One of Tenby Powell's first decisions as mayor of Tauranga will be to select a deputy.
It's not a particularly glamorous role, subbing in for the mayor now and then - though there's usually a bump in pay and prestige.
Powell is on the record that he wants to pick someone young and female - but he first said that before the council's only two women - Leanne Brown and Catherine Stewart - announced they weren't running.
Three new women have been elected - Heidi Hughes, Tina Salisbury and Dawn Kiddie.
All could embody the movement of change Powell represents and had respectable poll results.
Salisbury and Kiddie were the top pollers in their wards, beating incumbent councillors - by a landslide in Salisbury's case.
Hughes was the lowest-polling at-large councillor of the four elected, but her votes came from all over the city, not just one ward.
And she's been needling the council on transport since ages ago - she knows that important portfolio well.
The main issue is they are all as new to local government as is Powell.
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The wheels move slowly in council.
Many a well-meaning businessperson has won a seat only to find the time to get anything done too frustrating compared to the private sector. See: Max Mason, Leanne Brown.
A trusted deputy with local government experience in Tauranga could be an asset to Powell, and a balm to establishment voters.
Of the re-elected councillors, two-time deputy mayor Kelvin "always the bridesmaid" Clout is the obvious choice.
He's well-liked, not too controversial, has good relationships with many council partners including iwi and knows the ropes.
But he presents a political problem.
Powell has already said that if his first three years go well he'll be up for one more term - votes permitting.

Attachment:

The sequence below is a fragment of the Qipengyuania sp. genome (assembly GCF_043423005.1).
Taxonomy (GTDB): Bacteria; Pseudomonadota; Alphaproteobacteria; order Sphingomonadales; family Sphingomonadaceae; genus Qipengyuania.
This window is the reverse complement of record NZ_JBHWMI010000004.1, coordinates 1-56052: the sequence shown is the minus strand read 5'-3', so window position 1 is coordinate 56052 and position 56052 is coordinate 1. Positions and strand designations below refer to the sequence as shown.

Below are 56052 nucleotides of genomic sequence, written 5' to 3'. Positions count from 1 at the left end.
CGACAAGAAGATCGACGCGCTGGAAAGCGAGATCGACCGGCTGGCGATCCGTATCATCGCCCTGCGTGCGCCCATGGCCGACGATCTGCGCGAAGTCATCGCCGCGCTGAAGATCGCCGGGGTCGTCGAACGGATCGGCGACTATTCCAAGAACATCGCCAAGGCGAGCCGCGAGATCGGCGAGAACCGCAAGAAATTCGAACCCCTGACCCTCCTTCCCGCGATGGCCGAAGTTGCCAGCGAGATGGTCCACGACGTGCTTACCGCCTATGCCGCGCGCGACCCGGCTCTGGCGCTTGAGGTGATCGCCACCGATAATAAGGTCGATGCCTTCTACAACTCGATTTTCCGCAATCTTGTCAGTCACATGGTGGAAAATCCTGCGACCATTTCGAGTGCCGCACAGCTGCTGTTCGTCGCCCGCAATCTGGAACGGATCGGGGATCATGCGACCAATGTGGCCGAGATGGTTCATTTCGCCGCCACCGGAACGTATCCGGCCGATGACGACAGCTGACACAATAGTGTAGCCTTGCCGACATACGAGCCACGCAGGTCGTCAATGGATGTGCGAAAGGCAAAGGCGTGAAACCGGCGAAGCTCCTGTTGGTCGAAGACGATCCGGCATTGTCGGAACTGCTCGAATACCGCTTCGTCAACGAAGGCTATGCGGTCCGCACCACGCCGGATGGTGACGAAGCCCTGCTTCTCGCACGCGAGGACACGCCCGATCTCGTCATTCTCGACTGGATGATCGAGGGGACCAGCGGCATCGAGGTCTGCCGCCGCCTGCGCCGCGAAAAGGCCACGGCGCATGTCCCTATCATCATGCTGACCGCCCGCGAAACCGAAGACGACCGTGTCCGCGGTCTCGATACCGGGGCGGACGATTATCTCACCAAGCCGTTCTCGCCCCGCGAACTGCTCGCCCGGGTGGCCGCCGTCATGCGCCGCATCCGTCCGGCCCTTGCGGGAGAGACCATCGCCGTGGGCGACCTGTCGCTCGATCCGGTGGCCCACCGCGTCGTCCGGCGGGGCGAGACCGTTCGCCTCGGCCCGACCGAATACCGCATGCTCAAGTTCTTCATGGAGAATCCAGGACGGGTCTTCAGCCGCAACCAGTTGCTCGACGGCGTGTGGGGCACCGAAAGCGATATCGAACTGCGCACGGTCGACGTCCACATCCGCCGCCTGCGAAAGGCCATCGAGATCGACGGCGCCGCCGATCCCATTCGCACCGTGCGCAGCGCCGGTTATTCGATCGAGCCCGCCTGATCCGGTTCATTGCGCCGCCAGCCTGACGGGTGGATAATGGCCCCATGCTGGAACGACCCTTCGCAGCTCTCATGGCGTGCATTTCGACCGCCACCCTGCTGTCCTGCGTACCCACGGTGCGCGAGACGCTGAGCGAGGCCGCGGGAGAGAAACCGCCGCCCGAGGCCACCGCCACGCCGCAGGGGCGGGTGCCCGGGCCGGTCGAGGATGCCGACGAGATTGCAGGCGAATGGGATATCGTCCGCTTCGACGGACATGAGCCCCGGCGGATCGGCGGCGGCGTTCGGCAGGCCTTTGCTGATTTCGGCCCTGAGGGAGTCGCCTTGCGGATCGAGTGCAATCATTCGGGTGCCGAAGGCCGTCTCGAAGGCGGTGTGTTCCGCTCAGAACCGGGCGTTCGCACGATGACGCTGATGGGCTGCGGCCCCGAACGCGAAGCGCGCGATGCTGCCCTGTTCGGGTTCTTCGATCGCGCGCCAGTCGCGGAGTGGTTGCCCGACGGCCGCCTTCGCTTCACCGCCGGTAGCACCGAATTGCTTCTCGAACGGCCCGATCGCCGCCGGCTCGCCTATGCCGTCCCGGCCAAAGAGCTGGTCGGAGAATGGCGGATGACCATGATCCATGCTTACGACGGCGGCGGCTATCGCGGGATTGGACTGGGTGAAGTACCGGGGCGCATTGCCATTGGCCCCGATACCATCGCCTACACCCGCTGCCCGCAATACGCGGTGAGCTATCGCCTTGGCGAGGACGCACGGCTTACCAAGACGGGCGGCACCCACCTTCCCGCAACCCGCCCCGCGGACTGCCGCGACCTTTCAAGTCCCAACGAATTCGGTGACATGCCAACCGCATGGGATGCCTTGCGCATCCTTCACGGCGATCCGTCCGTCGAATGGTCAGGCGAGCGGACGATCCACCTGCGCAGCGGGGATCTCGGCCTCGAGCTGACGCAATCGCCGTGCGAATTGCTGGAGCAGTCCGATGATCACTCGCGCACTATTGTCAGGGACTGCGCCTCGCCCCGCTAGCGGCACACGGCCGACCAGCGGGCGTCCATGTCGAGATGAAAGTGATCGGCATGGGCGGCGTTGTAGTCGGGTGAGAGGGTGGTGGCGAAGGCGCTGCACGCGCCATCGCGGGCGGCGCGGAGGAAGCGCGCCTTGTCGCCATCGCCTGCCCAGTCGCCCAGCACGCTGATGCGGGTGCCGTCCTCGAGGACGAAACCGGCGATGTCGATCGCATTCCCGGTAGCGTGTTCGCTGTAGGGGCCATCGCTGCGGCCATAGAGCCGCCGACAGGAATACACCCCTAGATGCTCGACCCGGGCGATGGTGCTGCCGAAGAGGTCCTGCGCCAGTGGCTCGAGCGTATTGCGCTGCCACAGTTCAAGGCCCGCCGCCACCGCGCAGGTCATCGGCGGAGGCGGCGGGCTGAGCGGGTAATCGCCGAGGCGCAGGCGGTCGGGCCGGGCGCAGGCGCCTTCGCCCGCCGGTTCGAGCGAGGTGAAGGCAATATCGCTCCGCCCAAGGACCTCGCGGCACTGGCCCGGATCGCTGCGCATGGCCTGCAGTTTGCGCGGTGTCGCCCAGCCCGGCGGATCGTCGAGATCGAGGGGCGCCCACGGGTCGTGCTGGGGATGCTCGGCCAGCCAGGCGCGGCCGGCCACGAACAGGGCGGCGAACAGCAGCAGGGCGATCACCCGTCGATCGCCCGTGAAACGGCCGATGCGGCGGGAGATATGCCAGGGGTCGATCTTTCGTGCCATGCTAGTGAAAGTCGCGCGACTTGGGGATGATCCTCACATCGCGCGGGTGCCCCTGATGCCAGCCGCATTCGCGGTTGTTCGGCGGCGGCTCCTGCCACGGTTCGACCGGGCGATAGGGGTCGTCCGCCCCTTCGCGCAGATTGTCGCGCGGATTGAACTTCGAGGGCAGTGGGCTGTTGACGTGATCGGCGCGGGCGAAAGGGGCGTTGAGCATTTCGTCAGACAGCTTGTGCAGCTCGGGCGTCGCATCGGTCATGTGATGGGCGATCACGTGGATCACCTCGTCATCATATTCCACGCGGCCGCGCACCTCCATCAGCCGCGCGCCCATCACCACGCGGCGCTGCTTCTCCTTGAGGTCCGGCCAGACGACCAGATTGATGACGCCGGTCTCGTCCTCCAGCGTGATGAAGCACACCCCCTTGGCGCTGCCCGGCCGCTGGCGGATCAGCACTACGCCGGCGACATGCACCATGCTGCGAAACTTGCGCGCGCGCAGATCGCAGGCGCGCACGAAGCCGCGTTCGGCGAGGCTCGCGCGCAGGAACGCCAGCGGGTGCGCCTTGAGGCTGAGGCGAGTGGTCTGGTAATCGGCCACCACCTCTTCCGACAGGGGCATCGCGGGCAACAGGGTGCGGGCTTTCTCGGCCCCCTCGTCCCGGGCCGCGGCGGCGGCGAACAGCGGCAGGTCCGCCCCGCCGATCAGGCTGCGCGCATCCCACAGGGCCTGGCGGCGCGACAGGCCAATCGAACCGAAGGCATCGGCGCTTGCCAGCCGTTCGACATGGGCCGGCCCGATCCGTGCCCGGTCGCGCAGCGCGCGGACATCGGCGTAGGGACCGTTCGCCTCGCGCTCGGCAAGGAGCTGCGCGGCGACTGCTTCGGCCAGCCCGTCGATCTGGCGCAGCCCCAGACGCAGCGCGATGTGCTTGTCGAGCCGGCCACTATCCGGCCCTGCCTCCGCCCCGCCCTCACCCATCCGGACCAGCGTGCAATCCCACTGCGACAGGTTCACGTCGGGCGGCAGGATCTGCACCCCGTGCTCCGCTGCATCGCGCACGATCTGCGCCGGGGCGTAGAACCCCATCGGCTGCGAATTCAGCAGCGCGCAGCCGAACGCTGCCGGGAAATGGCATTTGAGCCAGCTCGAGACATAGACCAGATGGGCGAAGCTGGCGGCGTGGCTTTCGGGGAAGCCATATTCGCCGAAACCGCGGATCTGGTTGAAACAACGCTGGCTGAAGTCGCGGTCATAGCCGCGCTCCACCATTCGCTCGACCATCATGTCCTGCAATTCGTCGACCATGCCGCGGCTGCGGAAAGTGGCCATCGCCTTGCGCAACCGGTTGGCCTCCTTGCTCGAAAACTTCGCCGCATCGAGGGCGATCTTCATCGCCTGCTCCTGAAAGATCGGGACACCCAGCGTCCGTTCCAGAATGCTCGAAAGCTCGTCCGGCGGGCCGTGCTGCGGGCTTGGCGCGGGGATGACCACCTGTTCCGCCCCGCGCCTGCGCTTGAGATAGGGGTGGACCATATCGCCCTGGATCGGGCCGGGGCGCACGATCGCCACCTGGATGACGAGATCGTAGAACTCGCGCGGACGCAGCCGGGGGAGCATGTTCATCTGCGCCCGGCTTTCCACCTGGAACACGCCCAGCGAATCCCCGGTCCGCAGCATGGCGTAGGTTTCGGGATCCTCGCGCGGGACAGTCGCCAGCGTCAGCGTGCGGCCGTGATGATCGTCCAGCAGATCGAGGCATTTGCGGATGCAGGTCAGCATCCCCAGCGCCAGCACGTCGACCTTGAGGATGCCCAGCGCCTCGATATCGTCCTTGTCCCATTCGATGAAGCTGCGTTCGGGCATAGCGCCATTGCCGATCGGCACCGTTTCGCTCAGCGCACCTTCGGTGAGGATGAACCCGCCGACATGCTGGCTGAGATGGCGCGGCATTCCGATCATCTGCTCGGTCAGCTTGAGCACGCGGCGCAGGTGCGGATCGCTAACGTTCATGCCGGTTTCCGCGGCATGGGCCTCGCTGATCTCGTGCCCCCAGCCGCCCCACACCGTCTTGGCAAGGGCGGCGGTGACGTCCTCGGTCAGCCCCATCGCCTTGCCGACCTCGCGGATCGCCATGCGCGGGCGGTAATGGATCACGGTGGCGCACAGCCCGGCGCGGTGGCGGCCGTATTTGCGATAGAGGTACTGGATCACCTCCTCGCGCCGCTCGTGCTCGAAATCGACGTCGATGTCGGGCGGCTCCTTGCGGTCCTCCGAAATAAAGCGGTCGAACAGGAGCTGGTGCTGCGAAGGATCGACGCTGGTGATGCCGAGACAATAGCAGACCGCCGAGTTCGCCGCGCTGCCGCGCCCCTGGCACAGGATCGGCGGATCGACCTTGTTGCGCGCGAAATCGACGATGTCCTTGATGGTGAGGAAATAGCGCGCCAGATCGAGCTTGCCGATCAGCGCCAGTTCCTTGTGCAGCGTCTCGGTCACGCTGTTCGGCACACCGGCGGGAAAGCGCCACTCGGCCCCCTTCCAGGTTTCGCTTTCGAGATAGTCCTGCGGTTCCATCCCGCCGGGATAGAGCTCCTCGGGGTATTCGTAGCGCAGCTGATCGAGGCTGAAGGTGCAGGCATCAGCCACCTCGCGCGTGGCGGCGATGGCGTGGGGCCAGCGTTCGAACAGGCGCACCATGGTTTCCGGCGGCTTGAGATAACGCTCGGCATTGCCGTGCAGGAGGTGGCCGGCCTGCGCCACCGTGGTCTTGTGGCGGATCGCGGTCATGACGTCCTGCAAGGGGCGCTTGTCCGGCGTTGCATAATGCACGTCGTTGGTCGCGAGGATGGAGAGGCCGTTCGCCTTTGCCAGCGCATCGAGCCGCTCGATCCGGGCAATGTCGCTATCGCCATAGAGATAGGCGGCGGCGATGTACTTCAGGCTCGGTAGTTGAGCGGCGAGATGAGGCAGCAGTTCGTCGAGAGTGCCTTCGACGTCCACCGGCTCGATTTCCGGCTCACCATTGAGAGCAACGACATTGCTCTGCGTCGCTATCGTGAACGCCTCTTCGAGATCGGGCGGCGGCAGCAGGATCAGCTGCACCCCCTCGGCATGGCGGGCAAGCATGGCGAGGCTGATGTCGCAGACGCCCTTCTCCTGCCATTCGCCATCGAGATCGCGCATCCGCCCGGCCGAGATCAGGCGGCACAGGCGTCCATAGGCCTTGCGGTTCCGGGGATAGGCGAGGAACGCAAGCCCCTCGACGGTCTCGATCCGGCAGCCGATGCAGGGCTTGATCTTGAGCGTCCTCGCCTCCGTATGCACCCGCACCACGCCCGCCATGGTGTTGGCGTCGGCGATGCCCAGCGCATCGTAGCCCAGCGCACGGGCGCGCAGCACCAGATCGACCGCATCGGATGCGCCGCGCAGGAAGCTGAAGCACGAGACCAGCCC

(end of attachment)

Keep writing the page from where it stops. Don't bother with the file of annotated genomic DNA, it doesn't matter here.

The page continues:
Clout is 0-3 in mayoral bids but says he has not decided if he will try again in 2022.
But he admits the aspiration is still there, so Powell might not want him so close. That said, two other mayors - Stuart Crosby in 2013 and Greg Brownless in 2016 - faced the same situation and still picked Clout.
Larry Baldock would be the other potential choice. I've heard Powell mention his name a couple of times when he's talking about being pleased to have some old hands re-elected. Not mentioned in front of me: Steve Morris, John Robson, Bill Grainger or Clout.
Baldock has the experience and is a canny operator but in my view he can be a divisive figure. He advocates hard for the things he believes in and sometimes that gets him offside with people who don't agree. He's been a strong voice on controversial issues that split the council such as 11 Mission St, the museum and the begging ban.
He and John Robson clash so often they are practically professional nemeses at this point.
Picking Baldock could be viewed as picking a "side", which might make Powell's plan to bring the council together more of a challenge.